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Existential Race Relations; Trees, Percival

PostPosted: Wed Sep 29, 2021 1:56 pm
by Stephen Fox
Lot of theory, commentary out there but in real time, Percival Everett, the Novelist is the realist.

From the Sept 2021 New Yorker Review is a reminder of an earlier Short Story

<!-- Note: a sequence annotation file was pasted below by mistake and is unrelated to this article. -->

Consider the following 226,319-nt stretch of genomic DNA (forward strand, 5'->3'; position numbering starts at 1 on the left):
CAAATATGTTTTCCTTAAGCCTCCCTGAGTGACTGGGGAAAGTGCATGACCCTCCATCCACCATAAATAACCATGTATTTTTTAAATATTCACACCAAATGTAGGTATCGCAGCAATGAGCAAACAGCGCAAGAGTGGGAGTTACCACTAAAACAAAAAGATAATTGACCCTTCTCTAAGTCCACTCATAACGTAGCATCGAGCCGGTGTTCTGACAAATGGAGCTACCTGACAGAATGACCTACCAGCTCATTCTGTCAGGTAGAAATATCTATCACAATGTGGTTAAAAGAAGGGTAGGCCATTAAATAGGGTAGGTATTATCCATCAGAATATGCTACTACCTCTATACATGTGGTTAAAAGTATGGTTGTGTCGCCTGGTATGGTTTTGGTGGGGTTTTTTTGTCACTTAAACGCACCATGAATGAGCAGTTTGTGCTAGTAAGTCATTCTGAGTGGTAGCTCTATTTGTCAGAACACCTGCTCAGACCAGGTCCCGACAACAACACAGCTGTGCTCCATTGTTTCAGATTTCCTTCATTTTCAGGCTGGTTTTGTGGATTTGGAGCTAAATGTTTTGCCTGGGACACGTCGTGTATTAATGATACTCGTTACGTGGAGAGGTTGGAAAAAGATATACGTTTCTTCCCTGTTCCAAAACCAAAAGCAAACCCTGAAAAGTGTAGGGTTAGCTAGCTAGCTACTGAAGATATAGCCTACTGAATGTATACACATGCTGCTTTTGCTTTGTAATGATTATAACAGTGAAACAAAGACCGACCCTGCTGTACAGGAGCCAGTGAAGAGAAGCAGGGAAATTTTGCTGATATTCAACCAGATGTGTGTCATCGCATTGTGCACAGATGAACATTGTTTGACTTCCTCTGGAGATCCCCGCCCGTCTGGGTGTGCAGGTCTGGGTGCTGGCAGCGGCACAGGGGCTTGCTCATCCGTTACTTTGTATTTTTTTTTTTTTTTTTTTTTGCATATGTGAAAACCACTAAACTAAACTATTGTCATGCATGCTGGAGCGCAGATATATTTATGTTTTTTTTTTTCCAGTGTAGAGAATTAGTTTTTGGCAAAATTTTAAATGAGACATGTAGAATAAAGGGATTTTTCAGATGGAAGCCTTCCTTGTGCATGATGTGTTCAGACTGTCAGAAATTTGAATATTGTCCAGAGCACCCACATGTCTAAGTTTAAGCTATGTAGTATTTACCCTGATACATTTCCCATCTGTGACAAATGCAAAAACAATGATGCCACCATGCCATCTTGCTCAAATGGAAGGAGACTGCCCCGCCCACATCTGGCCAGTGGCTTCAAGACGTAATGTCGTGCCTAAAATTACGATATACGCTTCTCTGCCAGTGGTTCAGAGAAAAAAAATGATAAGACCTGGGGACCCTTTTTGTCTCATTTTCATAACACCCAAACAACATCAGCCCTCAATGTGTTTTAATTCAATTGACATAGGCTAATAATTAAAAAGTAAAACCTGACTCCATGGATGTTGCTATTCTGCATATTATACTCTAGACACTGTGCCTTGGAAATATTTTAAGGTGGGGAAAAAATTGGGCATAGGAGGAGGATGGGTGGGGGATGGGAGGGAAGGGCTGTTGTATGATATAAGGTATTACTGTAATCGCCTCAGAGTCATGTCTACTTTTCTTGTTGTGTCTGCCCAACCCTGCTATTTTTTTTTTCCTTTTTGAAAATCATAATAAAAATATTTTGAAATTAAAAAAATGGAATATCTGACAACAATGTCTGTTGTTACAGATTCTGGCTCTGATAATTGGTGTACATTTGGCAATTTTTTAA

Beneath his work’s ever-changing surface lies an obsession with the instability of meaning, and with unpredictable shifts of identity. In his short story “The Appropriation of Cultures,” from 1996, a Black guitarist playing at a joint near the University of South Carolina is asked by a group of white fraternity brothers to sing “Dixie.” He obliges with a rendition so genuine that the secessionist anthem becomes his own, shaming the pranksters and eliciting an ovation. Later, he buys a used truck with a Confederate-flag decal, sparking a trend that turns the hateful symbol into an emblem of Black pride. The story ends with the flag’s removal from the state capitol: “There was no ceremony, no notice. One day, it was not there. Look away, look away, look away . . .”